President apologizes for pension cuts

‘DEEPEST GRATITUDE’::Tsai said military personnel, civil servants and public-school teachers are pillars of society who have shown their unwavering support for Taiwan

By Su Yung-yao and Jonathan Chin  /  Staff reporter, with staff writer

Fri, Jun 22, 2018 - Page 1

With pension reform plans to go into effect next month, President Tsai Ing-wen (蔡英文) yesterday apologized to military personnel, public servants and public-school teachers for cutting their pensions.

Tsai made the remarks at a news conference at the Presidential Office in Taipei held after the passage of an amendment to the Act of Military Service for Officers and Noncommissioned Officers of the Armed Forces (陸海空軍軍官士官服役條例) late on Wednesday.

The amendment was the last piece of legislation in the Tsai administration’s agenda to overhaul the pension systems for the nation’s military personnel, civil servants and public-school teachers.

“The majority [of pensioners] will now have less money in their pockets. The sense of unhappiness and frustration of those who are personally affected is truly difficult for others to fully understand,” Tsai said. “To those of you who will see less income from your pensions and will be compelled to change your retirement plans and lifestyles, you have my apology on behalf of the nation.”

The vast majority of the nation’s military personnel, civil servants and public-school teachers have expressed understanding about the government’s difficult position, she added.

Public employees have again demonstrated their unwavering support for the nation and they are pillars of Taiwanese society, Tsai said.

“As the president, you have my deepest gratitude,” she said.

Despite the social upheaval and controversy that has followed pension reforms, such policy is necessary to preserve the government’s fiscal health, she added.

Tsai said that two years ago when she met then-president Ma Ying-jeou (馬英九) at the Taipei Guest House to discuss the presidential transition, he said pension reform was an urgent task that was left unfinished during his tenure.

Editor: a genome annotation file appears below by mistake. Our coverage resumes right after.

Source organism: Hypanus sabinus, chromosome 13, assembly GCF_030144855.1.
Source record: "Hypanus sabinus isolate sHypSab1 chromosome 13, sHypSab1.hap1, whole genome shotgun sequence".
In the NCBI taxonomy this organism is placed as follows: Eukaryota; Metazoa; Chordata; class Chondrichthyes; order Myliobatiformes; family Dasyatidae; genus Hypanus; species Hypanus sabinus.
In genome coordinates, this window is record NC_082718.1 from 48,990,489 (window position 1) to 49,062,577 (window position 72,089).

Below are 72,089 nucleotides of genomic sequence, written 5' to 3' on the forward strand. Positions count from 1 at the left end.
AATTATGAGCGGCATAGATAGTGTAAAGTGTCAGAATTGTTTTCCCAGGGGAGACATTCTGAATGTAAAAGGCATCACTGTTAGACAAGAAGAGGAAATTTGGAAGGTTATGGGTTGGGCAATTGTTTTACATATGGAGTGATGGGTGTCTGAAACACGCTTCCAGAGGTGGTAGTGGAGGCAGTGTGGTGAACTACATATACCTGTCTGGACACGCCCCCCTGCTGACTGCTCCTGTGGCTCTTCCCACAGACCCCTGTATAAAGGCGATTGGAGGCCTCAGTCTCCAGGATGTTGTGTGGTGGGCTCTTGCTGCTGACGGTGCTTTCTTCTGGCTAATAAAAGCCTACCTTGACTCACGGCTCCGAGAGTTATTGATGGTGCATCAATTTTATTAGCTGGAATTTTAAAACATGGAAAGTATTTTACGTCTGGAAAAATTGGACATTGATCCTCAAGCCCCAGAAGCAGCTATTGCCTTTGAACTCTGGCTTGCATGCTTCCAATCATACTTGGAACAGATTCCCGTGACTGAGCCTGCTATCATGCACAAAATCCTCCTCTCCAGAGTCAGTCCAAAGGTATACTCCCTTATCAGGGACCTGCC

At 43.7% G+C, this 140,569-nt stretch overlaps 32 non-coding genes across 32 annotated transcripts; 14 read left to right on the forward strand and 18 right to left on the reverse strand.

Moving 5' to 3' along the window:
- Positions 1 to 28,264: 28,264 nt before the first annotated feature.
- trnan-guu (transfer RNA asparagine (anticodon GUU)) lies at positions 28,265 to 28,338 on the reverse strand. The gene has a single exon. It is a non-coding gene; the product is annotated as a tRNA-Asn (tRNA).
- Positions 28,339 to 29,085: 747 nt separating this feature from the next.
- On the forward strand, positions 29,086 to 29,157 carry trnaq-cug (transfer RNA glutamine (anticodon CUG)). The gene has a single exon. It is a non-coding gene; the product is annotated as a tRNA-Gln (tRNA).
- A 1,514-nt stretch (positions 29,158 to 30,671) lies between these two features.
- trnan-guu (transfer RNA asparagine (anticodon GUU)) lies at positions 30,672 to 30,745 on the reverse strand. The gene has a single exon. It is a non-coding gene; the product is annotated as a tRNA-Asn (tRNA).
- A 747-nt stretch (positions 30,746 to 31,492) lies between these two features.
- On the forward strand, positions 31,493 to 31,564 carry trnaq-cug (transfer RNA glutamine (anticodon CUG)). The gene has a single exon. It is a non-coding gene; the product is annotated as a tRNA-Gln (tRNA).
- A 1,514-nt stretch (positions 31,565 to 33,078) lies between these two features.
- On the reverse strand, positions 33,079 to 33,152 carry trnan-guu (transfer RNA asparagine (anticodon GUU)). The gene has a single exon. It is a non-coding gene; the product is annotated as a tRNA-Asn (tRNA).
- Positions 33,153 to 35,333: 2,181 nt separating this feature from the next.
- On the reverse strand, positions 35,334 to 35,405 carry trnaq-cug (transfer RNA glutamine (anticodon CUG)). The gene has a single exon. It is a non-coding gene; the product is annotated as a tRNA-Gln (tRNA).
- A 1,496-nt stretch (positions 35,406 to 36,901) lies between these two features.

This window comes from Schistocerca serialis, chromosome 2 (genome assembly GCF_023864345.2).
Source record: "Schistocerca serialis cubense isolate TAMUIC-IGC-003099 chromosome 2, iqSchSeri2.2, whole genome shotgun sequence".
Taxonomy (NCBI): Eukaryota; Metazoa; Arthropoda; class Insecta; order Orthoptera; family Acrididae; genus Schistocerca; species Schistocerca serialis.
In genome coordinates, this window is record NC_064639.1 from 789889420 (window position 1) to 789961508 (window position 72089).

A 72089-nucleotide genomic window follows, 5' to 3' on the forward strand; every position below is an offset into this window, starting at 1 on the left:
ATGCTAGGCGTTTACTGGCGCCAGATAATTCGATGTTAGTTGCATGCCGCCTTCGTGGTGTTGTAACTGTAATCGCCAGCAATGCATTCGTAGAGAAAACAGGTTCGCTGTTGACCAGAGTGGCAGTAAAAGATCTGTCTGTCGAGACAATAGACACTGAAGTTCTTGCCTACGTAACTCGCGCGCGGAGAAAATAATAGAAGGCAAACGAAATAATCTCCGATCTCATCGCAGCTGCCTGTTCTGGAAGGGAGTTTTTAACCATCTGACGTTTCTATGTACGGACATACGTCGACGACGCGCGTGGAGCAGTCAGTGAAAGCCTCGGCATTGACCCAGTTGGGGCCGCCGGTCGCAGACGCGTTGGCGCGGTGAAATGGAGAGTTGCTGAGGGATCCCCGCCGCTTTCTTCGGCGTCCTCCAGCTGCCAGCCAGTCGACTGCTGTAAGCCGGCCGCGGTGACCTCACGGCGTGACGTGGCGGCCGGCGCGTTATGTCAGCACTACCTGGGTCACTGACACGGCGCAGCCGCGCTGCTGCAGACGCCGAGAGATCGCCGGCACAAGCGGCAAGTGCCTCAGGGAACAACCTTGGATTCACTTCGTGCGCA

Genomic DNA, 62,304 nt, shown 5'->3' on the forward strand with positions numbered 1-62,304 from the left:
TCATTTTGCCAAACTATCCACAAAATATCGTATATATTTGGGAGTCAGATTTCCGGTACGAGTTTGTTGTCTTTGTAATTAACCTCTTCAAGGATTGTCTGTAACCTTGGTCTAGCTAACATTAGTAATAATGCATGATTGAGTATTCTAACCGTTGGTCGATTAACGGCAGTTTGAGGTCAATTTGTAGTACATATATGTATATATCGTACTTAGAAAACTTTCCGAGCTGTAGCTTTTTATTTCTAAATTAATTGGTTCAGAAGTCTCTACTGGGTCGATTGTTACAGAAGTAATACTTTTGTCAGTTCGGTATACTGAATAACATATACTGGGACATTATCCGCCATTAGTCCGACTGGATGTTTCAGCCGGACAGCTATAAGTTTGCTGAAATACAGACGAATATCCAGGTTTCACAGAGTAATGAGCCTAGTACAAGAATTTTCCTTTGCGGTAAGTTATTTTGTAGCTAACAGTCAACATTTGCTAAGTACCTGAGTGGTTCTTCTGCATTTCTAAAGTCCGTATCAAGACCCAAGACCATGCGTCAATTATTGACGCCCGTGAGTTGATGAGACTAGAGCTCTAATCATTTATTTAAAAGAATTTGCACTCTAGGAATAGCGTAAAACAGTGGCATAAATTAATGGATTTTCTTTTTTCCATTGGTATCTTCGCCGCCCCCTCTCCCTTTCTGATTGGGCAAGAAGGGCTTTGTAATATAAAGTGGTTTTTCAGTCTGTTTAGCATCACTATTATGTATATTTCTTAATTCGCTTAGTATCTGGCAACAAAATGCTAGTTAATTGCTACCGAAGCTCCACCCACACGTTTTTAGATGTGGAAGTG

When Ma was in office, he vowed to reform the nation’s public pension programs before his term was over and to not leave the problem for his successor to deal with, she said.

“I am that successor. I did not bring this up to cast aspersions on Ma. Rather, the upheaval of the past two years has given me an understanding of why he hesitated back then,” Tsai said.

She said it was her duty as president to take on the problem and solve it, adding that shrugging off that responsibility would have made the transition of power in 2016 meaningless.

She added that had her administration not enacted reforms, public employee pension funds would have gone bankrupt, which would have been followed by the loss of all pensions and an economic crisis.

“We have pulled Taiwan from the brink, and each and every Taiwanese is a hero,” Tsai said.

Vice President Chen Chien-jen (陳建仁), who serves as convener of the Presidential Office’s Pension Reform Committee, said he was sorry to have asked public employees to make sacrifices for the greater good and for the economic pain the reforms would cause.

The amendment stipulates that military personnel who have completed 20 years of service would receive a monthly pension equivalent to 55 percent of their monthly salary, with increments of 2 percent added for each additional year of service.

Military personnel who have already retired and whose monthly pensions exceed NT$38,990 (US$1,287) would see their pension plans adjusted over the next 10 years, it says.

The bill now awaits the president’s signature and is expected to go into effect on July 1 alongside amendments to the pension plans of civil servants and public-school teachers, which would also impose substantial cuts to their pensions and benefits.